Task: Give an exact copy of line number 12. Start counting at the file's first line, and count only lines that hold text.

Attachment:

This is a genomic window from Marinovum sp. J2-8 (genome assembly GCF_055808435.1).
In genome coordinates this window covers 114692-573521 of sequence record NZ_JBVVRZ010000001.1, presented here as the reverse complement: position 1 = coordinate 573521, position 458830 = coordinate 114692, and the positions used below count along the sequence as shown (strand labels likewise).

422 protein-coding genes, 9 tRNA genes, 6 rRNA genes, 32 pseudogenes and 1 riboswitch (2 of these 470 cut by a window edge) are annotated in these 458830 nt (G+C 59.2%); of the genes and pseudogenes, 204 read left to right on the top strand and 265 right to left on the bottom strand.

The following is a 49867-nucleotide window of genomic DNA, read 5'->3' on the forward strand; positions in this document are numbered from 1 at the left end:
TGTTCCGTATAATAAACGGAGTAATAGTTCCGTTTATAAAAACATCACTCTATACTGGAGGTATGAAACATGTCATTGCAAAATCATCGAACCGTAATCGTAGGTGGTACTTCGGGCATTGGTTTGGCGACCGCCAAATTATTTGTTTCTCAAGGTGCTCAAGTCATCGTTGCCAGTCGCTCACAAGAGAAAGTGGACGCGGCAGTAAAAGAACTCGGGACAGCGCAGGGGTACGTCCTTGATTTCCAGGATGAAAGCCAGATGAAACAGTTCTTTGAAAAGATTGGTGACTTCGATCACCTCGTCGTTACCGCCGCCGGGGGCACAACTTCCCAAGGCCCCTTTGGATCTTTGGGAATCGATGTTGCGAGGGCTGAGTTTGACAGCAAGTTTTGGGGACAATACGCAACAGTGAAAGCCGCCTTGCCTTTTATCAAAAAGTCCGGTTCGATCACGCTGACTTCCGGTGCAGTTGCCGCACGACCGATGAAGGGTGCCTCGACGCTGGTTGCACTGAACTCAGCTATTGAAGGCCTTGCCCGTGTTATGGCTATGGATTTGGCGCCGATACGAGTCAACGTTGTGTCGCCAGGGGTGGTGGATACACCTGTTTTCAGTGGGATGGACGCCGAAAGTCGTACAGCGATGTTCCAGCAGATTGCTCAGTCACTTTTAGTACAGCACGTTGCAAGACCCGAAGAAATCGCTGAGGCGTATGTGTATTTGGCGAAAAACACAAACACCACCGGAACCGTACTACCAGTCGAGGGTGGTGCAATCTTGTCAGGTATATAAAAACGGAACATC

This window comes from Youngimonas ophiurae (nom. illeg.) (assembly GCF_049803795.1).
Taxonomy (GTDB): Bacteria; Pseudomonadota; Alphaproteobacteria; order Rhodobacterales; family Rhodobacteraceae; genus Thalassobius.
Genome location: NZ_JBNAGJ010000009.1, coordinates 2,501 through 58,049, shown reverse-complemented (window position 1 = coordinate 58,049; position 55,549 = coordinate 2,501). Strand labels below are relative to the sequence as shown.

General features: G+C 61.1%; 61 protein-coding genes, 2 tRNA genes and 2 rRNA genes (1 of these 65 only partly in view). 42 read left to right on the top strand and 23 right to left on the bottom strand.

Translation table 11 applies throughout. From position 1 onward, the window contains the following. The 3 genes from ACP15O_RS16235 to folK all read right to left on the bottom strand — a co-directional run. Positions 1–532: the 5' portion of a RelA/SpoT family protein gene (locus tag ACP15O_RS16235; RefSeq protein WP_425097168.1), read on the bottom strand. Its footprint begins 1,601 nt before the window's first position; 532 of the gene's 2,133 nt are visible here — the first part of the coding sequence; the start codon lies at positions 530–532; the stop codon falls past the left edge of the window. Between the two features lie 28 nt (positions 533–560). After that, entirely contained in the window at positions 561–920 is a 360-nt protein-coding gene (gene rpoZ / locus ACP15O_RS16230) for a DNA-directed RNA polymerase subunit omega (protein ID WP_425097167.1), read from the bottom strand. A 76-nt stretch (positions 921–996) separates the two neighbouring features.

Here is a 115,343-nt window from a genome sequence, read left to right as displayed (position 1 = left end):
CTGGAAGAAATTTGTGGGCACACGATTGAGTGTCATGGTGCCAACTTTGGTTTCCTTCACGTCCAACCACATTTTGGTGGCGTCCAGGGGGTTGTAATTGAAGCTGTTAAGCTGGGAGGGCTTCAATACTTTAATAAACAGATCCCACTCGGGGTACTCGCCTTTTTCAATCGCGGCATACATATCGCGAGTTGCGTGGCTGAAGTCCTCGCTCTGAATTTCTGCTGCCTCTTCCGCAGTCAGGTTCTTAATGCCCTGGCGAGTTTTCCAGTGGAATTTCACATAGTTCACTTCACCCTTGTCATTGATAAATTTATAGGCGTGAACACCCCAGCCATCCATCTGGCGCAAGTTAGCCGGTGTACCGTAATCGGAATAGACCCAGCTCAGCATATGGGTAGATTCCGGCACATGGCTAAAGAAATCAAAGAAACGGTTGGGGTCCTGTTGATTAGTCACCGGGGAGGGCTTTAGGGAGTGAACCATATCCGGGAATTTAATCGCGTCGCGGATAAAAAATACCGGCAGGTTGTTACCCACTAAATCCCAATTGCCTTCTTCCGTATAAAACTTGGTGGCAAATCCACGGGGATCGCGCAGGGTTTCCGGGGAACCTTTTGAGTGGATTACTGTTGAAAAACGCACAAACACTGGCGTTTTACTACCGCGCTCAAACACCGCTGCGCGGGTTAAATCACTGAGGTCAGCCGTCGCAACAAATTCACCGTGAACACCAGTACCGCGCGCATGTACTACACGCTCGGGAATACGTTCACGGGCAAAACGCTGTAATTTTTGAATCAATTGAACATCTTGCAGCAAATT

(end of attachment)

CTGGAAGAAATTTGTGGGCACACGATTGAGTGTCATGGTGCCAACTTTGGTTTCCTTCACGTCCAACCACATTTTGGTGGCGTCCAGGGGGTTGTAATTGAAGCTGTTAAGCTGGGAGGGCTTCAATACTTTAATAAACAGATCCCACTCGGGGTACTCGCCTTTTTCAATCGCGGCATACATATCGCGAGTTGCGTGGCTGAAGTCCTCGCTCTGAATTTCTGCTGCCTCTTCCGCAGTCAGGTTCTTAATGCCCTGGCGAGTTTTCCAGTGGAATTTCACATAGTTCACTTCACCCTTGTCATTGATAAATTTATAGGCGTGAACACCCCAGCCATCCATCTGGCGCAAGTTAGCCGGTGTACCGTAATCGGAATAGACCCAGCTCAGCATATGGGTAGATTCCGGCACATGGCTAAAGAAATCAAAGAAACGGTTGGGGTCCTGTTGATTAGTCACCGGGGAGGGCTTTAGGGAGTGAACCATATCCGGGAATTTAATCGCGTCGCGGATAAAAAATACCGGCAGGTTGTTACCCACTAAATCCCAATTGCCTTCTTCCGTATAAAACTTGGTGGCAAATCCACGGGGATCGCGCAGGGTTTCCGGGGAACCTTTTGAGTGGATTACTGTTGAAAAACGCACAAACACTGGCGTTTTACTACCGCGCTCAAACACCGCTGCGCGGGTTAAATCACTGAGGTCAGCCGTCGCAACAAATTCACCGTGAACACCAGTACCGCGCGCATGTACTACACGCTCGGGAATACGTTCACGGGCAAAACGCTGTAATTTTTGAATCAATTGAACATCTTGCAGCAAATT